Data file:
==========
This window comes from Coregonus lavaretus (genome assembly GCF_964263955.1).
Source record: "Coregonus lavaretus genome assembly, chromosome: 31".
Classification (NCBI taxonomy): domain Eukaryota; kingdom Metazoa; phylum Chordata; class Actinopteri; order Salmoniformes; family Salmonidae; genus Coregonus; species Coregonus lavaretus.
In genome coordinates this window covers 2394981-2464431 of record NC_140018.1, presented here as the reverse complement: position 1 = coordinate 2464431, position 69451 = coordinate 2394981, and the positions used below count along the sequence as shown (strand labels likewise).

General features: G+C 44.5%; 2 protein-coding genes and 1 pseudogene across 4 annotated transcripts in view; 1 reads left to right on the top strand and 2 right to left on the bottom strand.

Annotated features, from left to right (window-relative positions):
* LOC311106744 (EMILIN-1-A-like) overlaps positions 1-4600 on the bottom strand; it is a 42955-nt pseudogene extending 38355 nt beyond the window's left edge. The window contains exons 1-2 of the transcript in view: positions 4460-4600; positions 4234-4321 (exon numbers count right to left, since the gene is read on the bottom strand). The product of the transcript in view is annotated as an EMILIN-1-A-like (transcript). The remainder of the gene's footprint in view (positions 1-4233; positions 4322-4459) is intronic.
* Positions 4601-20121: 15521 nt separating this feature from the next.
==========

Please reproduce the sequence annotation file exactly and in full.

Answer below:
This window comes from Coregonus lavaretus (genome assembly GCF_964263955.1).
Source record: "Coregonus lavaretus genome assembly, chromosome: 31".
Classification (NCBI taxonomy): domain Eukaryota; kingdom Metazoa; phylum Chordata; class Actinopteri; order Salmoniformes; family Salmonidae; genus Coregonus; species Coregonus lavaretus.
In genome coordinates this window covers 2394981-2464431 of record NC_140018.1, presented here as the reverse complement: position 1 = coordinate 2464431, position 69451 = coordinate 2394981, and the positions used below count along the sequence as shown (strand labels likewise).

General features: G+C 44.5%; 2 protein-coding genes and 1 pseudogene across 4 annotated transcripts in view; 1 reads left to right on the top strand and 2 right to left on the bottom strand.

Annotated features, from left to right (window-relative positions):
* LOC311106744 (EMILIN-1-A-like) overlaps positions 1-4600 on the bottom strand; it is a 42955-nt pseudogene extending 38355 nt beyond the window's left edge. The window contains exons 1-2 of the transcript in view: positions 4460-4600; positions 4234-4321 (exon numbers count right to left, since the gene is read on the bottom strand). The product of the transcript in view is annotated as an EMILIN-1-A-like (transcript). The remainder of the gene's footprint in view (positions 1-4233; positions 4322-4459) is intronic.
* Positions 4601-20121: 15521 nt separating this feature from the next.